We speak with the founder of The Fifth Collection for tips on making the most cash selling pre-loved designer bags, shoes, and jewelry in Singapore.
A wardrobe full of (past-season) designer clothes, shoes, bags, and no idea what to do with them? Well, that’s a conundrum long solved by eBay and a plethora of luxury resale e-commerce businesses from Vestiaire Collective and Singapore-based The Fifth Collection.
The real important questions to ask are: How do you make sure your precious things — which you probably spent a fortune on and no longer wear/use — will fetch you a good resale price? What are the pieces that are likely to sell (something to think about the next time you go shopping!), and which have good track records of their resale value?
It’s perfectly fine to treat yourself to something nice once in a while, but if you’re going to spend, spend wisely, and turn your Chanel Boys and Birkins into worthy investments.
Now that we’ve asked the right questions, we turned to The Fifth Collection’s founder, Nejla Matam-Finn for some very useful answers.
Which items typically sell well on The Fifth Collection?
We are not that different than a classic retailer hence the categories that do very well are handbags, shoes followed by small accessories.
Handbags are like lipstick for fashion — they are an easy way to uplift your look or mood. They tend to be easy to shop both offline and online. If you have gained or lost weight, the chances that a bag (unlike a pair of jeans) will make you feel worse about yourself is close to zero.
The second most popular category are shoes. Women have a special connection with shoes — they simply can’t get enough of them and the adage that shoes can make or break a look is on top of the customer’s mind. Hence we see many of our collectors splurging on them.
Having said that, we are seeing more collectors spending on clothes. We believe that this trend is here to stay. We believe the main reason is many customers are driven by buying quality versus quantity. We are also seeing more and more purchases that are in the category of “wardrobe essentials“ or “basics with a twist.
These new shopping trends seem to be driven by the consumers’ conscious choice to own less things but better things, as well as fully embracing the sharing economy.
What tips can you offer on increasing the resale value of pre-loved designer items?
- Edit your closet as often as possible. The longer you keep something in your closet, the less likely you will have a demand for it. I would say keep them for two seasons at most. A piece sells well when it is still on top of people’s mind. Of course, this does not apply to rare pieces, as they are in a category of their own.
- Take care of your treasures. Use them, but be smart about it — for example, use pouches if you’re going to carry a pen and make-up to avoid nasty stains. Make sure your closet is humidity-proof. Keep your bags and shoes in shape.
- Whenever possible, keep the boxes, dust bags, authenticity card and proof of purchase. These will increase the amount you can fetch for your items.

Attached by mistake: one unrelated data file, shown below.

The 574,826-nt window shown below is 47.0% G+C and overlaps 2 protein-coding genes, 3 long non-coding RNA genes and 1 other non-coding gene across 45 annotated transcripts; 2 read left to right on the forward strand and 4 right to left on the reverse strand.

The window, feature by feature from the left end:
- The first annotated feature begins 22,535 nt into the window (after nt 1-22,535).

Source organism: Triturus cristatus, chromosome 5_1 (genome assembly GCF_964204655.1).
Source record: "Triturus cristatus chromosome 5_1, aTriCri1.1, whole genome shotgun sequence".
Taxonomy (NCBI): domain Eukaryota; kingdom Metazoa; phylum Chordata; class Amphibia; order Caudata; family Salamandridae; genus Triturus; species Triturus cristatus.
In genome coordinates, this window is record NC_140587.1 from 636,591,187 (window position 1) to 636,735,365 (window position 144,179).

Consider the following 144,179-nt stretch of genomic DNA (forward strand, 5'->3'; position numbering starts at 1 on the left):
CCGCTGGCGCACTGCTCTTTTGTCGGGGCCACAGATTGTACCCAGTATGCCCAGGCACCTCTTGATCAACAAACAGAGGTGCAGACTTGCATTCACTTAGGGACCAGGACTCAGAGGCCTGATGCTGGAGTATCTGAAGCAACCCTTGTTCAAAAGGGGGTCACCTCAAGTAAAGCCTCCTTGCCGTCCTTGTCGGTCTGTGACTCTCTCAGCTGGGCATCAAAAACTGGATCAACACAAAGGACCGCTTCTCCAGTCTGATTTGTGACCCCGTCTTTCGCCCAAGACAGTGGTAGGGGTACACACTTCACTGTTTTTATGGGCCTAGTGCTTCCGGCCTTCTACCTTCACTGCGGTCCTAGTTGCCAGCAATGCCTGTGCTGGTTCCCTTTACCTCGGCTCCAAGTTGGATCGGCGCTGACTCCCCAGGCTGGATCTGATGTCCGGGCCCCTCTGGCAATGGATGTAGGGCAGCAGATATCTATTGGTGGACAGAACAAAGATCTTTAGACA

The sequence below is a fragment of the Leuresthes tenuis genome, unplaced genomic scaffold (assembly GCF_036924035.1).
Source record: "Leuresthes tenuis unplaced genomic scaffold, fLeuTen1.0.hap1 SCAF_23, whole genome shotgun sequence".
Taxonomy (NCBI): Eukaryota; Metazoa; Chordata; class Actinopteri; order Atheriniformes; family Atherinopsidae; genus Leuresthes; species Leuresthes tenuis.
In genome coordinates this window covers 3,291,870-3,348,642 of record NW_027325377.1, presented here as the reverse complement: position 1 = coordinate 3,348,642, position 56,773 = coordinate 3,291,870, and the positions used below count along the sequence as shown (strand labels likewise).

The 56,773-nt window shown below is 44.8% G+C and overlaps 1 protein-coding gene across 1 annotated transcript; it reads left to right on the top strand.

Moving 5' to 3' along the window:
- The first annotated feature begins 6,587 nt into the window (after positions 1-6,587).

- When buying, think about its future. If you edit your closet often, then yes, you can still do well with trendy pieces, but if you don’t, then I’d recommend you pick classic pieces that have an existing track record. In the same way that you would track your trading account to see how your investments are doing, it’d be wise to do the same with your fashion — check often to get a good idea of how the market is.
How should a seller determine the resale price of her precious things in order to reap the most value but not wait forever to make a sale?
We advise most of our collectors on pricing, as this is part of the service we offer under the P.S Service (Personal Seller Service). A lot of work go into the right pricing. We take into account the item itself, the brand, style, category, condition of the item, and then we take into account how the market is responding to this specific item before we advise the collector on the best price.
I would say if you are selling your items on your own, the easiest thing to do is think about whether you would spend that amount for this precise item if you were doing the buying. It is sometimes hard to hear that a piece that you purchased for a fortune is not fetching much on the second-hand market, but go with the mindset that something is better than nothing. If the customer could head directly to the boutique and get exactly the same item brand new for 20 percent more, chances are they will.
Remember that you are not offering any insurance of authentication when you sell on your own, so this will also impact your pricing.
Finally, be fair and you will likely make a sale.
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By Karman Tse
Karman Tse is the founder and editor-in-chief of WearOhWhere.com. She is a believer of the Bradshaw-ist philosophy of personal finance — specifically: “I like my money where I can see it: Hanging in my closet.
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